Like him or not, if Bubba is anything, he's honest

By Rex HoggardFebruary 24, 2016, 7:46 pm

Bubba Watson can ramble. He can be reticent. He can be defensive and self-deprecating, often times in the same sentence. 

The man from Bagdad, Fla., can even open up, given the subject matter, like he did on Sunday at Riviera Country Club following his ninth PGA Tour victory.

As only he can, Watson explained that his poor play prior to his triumph at the Northern Trust Open - he finished tied for 70th the week before in Pebble Beach and 14th at the Waste Management Phoenix Open - was the byproduct of an inflammatory headline in a local newspaper the week of the Scottsdale event.

“It was a bad headline that said I didn't like the community, I didn't like the golf tournament, which was a lie, which I'm going to say. I'm man enough to take the bad press now,” Watson said.

The headline, which ran on AZcentral.com and in the Arizona Republic, read “Bubba Watson on TPC Scottsdale: ‘I don’t like it all.’”

What Watson actually said on Tuesday before the tournament was, “I don’t like it (the golf course). I’m not going to PC it. I don’t like it at all. I just mentioned why I’m here. I’ve got three beautiful sponsors that love it here.”

Whatever your interpretation of the incident, which in retrospect has the feel of a runaway case of splitting hairs, or ywhatever our views on Watson, he is honest, sometimes to a fault. Even on Sunday in Los Angeles after initially suggesting he had no culpability in the media melee born from his own comments, Watson acknowledged that he has a tendency to run through stop signs when the microphones are on.



It’s a trait he’s come by honestly.

“My default is my dad always told me to tell the truth, so if I don’t like something, I’m going to tell the truth,” Watson said.

While Watson’s personality leaves plenty of subject matter for armchair psychiatrists, the truth is that his is a psyche far too complex for even the most astute layman.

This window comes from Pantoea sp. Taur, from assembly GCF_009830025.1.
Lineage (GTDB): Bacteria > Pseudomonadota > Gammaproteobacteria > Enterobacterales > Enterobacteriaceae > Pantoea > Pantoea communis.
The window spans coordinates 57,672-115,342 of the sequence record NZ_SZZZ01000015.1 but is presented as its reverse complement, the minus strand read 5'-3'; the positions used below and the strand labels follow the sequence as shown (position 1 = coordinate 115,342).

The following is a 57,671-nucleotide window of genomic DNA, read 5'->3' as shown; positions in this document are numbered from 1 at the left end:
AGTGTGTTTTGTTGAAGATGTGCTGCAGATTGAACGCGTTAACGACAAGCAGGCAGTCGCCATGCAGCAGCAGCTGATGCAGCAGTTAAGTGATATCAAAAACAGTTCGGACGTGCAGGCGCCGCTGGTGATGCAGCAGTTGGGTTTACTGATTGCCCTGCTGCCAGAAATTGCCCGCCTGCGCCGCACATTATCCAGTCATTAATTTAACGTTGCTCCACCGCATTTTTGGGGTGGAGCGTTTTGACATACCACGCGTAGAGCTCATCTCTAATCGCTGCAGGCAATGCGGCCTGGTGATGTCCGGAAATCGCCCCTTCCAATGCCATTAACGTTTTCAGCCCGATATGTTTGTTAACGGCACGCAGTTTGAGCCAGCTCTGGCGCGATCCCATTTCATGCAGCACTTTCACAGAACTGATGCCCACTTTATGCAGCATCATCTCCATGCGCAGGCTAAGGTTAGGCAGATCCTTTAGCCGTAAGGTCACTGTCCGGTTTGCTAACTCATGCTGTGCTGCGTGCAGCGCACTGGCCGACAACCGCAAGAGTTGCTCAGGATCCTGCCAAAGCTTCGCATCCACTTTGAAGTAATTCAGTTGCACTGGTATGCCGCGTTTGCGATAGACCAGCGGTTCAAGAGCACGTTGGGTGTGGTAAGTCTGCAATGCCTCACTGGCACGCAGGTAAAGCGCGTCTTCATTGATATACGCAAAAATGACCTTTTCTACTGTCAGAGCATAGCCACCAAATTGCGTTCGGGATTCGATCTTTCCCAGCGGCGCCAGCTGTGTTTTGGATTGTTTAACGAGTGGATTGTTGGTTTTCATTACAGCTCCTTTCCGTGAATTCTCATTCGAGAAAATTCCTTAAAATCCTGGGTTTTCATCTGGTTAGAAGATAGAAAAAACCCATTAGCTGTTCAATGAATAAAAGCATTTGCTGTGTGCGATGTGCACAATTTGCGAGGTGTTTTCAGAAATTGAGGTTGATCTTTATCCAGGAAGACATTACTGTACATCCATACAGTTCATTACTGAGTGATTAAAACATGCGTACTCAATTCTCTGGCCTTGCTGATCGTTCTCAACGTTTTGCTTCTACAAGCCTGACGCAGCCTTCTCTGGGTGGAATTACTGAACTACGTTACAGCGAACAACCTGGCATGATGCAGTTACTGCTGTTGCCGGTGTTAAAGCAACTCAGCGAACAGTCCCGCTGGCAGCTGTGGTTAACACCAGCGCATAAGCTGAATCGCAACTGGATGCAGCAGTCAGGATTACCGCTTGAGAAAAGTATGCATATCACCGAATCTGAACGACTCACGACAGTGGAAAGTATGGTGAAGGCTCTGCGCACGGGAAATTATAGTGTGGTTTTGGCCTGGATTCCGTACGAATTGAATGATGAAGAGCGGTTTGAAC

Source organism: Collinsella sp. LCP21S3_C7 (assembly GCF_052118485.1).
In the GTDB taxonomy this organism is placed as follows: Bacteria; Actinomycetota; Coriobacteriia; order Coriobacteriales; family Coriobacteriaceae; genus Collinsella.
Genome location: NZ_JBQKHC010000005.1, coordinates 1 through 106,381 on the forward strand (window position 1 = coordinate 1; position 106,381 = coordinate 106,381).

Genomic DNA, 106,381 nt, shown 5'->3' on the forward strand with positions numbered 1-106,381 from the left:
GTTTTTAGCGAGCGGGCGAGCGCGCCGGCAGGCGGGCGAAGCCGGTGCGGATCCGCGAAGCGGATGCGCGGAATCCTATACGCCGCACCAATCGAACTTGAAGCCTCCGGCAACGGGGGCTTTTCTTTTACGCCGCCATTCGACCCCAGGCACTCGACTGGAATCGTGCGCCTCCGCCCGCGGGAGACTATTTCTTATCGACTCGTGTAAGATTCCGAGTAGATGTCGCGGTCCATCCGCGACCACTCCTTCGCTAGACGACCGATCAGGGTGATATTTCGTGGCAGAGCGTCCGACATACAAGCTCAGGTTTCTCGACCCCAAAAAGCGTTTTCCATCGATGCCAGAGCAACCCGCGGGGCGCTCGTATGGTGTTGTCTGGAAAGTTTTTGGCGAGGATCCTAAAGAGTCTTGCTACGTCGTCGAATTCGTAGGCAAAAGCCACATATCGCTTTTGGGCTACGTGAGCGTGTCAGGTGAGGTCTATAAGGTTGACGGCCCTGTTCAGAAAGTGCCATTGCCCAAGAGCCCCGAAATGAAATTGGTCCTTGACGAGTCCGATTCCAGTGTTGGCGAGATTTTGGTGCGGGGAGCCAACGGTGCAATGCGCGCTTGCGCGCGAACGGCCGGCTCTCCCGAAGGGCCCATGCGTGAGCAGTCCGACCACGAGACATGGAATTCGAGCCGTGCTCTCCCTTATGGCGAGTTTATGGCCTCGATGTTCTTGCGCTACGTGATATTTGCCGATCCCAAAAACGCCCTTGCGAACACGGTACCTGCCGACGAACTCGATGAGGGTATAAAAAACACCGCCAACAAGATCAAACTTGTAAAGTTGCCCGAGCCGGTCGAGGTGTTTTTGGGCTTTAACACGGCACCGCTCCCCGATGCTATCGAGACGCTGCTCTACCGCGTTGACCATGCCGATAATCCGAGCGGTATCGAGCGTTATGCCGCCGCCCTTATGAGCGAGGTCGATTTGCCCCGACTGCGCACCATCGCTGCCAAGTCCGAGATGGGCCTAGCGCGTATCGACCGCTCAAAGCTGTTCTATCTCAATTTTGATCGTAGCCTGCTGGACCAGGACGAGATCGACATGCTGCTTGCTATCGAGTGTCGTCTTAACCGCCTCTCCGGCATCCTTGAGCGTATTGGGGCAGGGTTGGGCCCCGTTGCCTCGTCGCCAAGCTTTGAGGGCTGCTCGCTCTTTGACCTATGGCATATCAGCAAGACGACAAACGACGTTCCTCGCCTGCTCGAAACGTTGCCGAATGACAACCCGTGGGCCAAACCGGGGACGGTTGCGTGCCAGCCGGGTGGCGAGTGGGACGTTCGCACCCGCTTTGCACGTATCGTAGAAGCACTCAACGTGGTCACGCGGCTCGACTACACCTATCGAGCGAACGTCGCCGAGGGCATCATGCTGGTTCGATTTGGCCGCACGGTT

The truly remarkable aspect of Bubba – besides, of course, his unorthodox and entertaining style of play – is how forthright he can be. As a general rule, professional athletes tend to be guarded and often revert to clichés to maintain their competitive firewalls.

But that’s not Bubba.

“I have a lot of fears in my life, which as I'm reading the Bible, I'm not supposed to have, but I do. I'm human,” Watson admitted on Sunday at Riviera. “A lot of those fears come out on the golf course. Big crowds, just people, people touching me, people yelling at me. Just, I want to go and hide. So I'm getting better at that. I'm trying to.

“I don't like change. I don't know what it is. When my shirt doesn't feel right, things like that, I just don't know how to deal with certain situations in my life.”

While Watson may go beyond the normal parameters of being candid, he’s hardly the only Tour type willing to reach deep down when asked a complex question.

Just last week Rory McIlroy was asked how his competitive side manifests itself in the rest of his life and whether he struggles to maintain a healthy balance between what he does inside and outside the ropes.

“I definitely don't struggle with it now. I think it probably changed when I became more comfortable in my own skin and sort of knew who I was,” he said. “There's a transitional period from a teenager getting out on Tour to your early 20s and you're still sort of discovering yourself and sort of knowing who you are and what you are.

“So I think somewhere in that time period, I learned that it's OK to be a winner. It's OK to be selfish at times.”

McIlroy went on to explain that there are times when he wrestles with his success and the relative ease of his climb to the top of his profession.

“Sometimes I feel like I haven't had to work as hard to get to where I am as some other people,” he said. “I don't know if that's guilt or if that's questioning, 'Why is that me? Why am I the one that feels this way?' But I feel now that I definitely have got a ruthlessness on the course that I maybe didn't have a few years ago, but I never struggle with that anymore.”

World No. 1 Jordan Spieth has shown a similar sincerity and willingness to provide a glimpse into his psyche, something players of previous generations have been reluctant to disclose.

Tiger Woods rarely allowed anyone a look behind the walls he created early in career. Vijay Singh was even more guarded despite a story that was made for the big screen, having grown up with few opportunities in Fiji only to become the world’s top-ranked player and a major champion.

For players like Watson and McIlroy, however, acknowledging weaknesses and fears, the same kind of issues that everyone deals with, comes naturally.

Their play on the golf course makes it easy to cheer for them, but it’s their personalities and their willingness to be honest that make them human.

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Watch: Moore does impressions of Tiger, Poults, Bubba

By Grill Room TeamJuly 16, 2018, 10:36 pm